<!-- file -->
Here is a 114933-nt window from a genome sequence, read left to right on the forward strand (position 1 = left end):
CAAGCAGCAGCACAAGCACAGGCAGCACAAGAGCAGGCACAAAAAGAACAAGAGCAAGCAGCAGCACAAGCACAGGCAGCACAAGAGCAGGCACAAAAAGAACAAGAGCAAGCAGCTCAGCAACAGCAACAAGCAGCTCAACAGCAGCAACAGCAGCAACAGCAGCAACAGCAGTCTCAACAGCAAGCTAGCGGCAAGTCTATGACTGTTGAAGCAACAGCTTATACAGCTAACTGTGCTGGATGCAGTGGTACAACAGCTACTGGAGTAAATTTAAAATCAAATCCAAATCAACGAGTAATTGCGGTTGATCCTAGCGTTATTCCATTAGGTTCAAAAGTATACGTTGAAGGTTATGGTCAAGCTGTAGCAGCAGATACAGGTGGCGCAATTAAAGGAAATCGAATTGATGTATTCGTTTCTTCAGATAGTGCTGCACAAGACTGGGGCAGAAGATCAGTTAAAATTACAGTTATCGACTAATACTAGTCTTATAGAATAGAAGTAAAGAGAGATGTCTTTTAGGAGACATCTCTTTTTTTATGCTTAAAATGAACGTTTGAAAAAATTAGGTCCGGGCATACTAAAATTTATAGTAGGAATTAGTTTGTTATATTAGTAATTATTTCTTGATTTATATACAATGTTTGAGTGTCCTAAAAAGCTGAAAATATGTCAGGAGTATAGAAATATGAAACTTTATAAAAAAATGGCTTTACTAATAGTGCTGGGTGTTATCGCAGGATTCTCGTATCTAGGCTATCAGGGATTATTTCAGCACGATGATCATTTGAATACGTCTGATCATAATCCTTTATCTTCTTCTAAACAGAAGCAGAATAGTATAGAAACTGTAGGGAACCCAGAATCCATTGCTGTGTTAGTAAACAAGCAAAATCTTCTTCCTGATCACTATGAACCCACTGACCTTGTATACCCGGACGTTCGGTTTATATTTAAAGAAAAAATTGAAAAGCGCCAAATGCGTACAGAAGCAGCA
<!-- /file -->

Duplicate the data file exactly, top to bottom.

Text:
Here is a 114933-nt window from a genome sequence, read left to right on the forward strand (position 1 = left end):
CAAGCAGCAGCACAAGCACAGGCAGCACAAGAGCAGGCACAAAAAGAACAAGAGCAAGCAGCAGCACAAGCACAGGCAGCACAAGAGCAGGCACAAAAAGAACAAGAGCAAGCAGCTCAGCAACAGCAACAAGCAGCTCAACAGCAGCAACAGCAGCAACAGCAGCAACAGCAGTCTCAACAGCAAGCTAGCGGCAAGTCTATGACTGTTGAAGCAACAGCTTATACAGCTAACTGTGCTGGATGCAGTGGTACAACAGCTACTGGAGTAAATTTAAAATCAAATCCAAATCAACGAGTAATTGCGGTTGATCCTAGCGTTATTCCATTAGGTTCAAAAGTATACGTTGAAGGTTATGGTCAAGCTGTAGCAGCAGATACAGGTGGCGCAATTAAAGGAAATCGAATTGATGTATTCGTTTCTTCAGATAGTGCTGCACAAGACTGGGGCAGAAGATCAGTTAAAATTACAGTTATCGACTAATACTAGTCTTATAGAATAGAAGTAAAGAGAGATGTCTTTTAGGAGACATCTCTTTTTTTATGCTTAAAATGAACGTTTGAAAAAATTAGGTCCGGGCATACTAAAATTTATAGTAGGAATTAGTTTGTTATATTAGTAATTATTTCTTGATTTATATACAATGTTTGAGTGTCCTAAAAAGCTGAAAATATGTCAGGAGTATAGAAATATGAAACTTTATAAAAAAATGGCTTTACTAATAGTGCTGGGTGTTATCGCAGGATTCTCGTATCTAGGCTATCAGGGATTATTTCAGCACGATGATCATTTGAATACGTCTGATCATAATCCTTTATCTTCTTCTAAACAGAAGCAGAATAGTATAGAAACTGTAGGGAACCCAGAATCCATTGCTGTGTTAGTAAACAAGCAAAATCTTCTTCCTGATCACTATGAACCCACTGACCTTGTATACCCGGACGTTCGGTTTATATTTAAAGAAAAAATTGAAAAGCGCCAAATGCGTACAGAAGCAGCA